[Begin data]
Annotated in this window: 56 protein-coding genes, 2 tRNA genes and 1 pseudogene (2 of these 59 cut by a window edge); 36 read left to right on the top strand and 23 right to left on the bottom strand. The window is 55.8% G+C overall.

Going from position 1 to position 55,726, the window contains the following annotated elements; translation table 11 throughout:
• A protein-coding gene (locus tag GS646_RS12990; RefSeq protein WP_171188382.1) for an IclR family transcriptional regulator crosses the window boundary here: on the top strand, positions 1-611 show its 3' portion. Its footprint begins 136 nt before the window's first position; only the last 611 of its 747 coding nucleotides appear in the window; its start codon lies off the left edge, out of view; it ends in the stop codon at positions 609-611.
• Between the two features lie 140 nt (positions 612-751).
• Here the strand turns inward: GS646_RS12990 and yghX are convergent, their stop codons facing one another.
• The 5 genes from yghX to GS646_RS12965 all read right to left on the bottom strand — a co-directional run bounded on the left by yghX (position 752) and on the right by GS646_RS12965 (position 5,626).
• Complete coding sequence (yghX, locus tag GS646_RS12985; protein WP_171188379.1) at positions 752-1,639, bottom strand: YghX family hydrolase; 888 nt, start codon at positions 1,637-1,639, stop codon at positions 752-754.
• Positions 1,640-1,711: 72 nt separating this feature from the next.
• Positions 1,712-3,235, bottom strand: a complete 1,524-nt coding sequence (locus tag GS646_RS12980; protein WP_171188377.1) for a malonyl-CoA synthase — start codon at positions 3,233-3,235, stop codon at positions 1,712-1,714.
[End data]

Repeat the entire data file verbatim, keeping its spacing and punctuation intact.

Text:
Annotated in this window: 56 protein-coding genes, 2 tRNA genes and 1 pseudogene (2 of these 59 cut by a window edge); 36 read left to right on the top strand and 23 right to left on the bottom strand. The window is 55.8% G+C overall.

Going from position 1 to position 55,726, the window contains the following annotated elements; translation table 11 throughout:
• A protein-coding gene (locus tag GS646_RS12990; RefSeq protein WP_171188382.1) for an IclR family transcriptional regulator crosses the window boundary here: on the top strand, positions 1-611 show its 3' portion. Its footprint begins 136 nt before the window's first position; only the last 611 of its 747 coding nucleotides appear in the window; its start codon lies off the left edge, out of view; it ends in the stop codon at positions 609-611.
• Between the two features lie 140 nt (positions 612-751).
• Here the strand turns inward: GS646_RS12990 and yghX are convergent, their stop codons facing one another.
• The 5 genes from yghX to GS646_RS12965 all read right to left on the bottom strand — a co-directional run bounded on the left by yghX (position 752) and on the right by GS646_RS12965 (position 5,626).
• Complete coding sequence (yghX, locus tag GS646_RS12985; protein WP_171188379.1) at positions 752-1,639, bottom strand: YghX family hydrolase; 888 nt, start codon at positions 1,637-1,639, stop codon at positions 752-754.
• Positions 1,640-1,711: 72 nt separating this feature from the next.
• Positions 1,712-3,235, bottom strand: a complete 1,524-nt coding sequence (locus tag GS646_RS12980; protein WP_171188377.1) for a malonyl-CoA synthase — start codon at positions 3,233-3,235, stop codon at positions 1,712-1,714.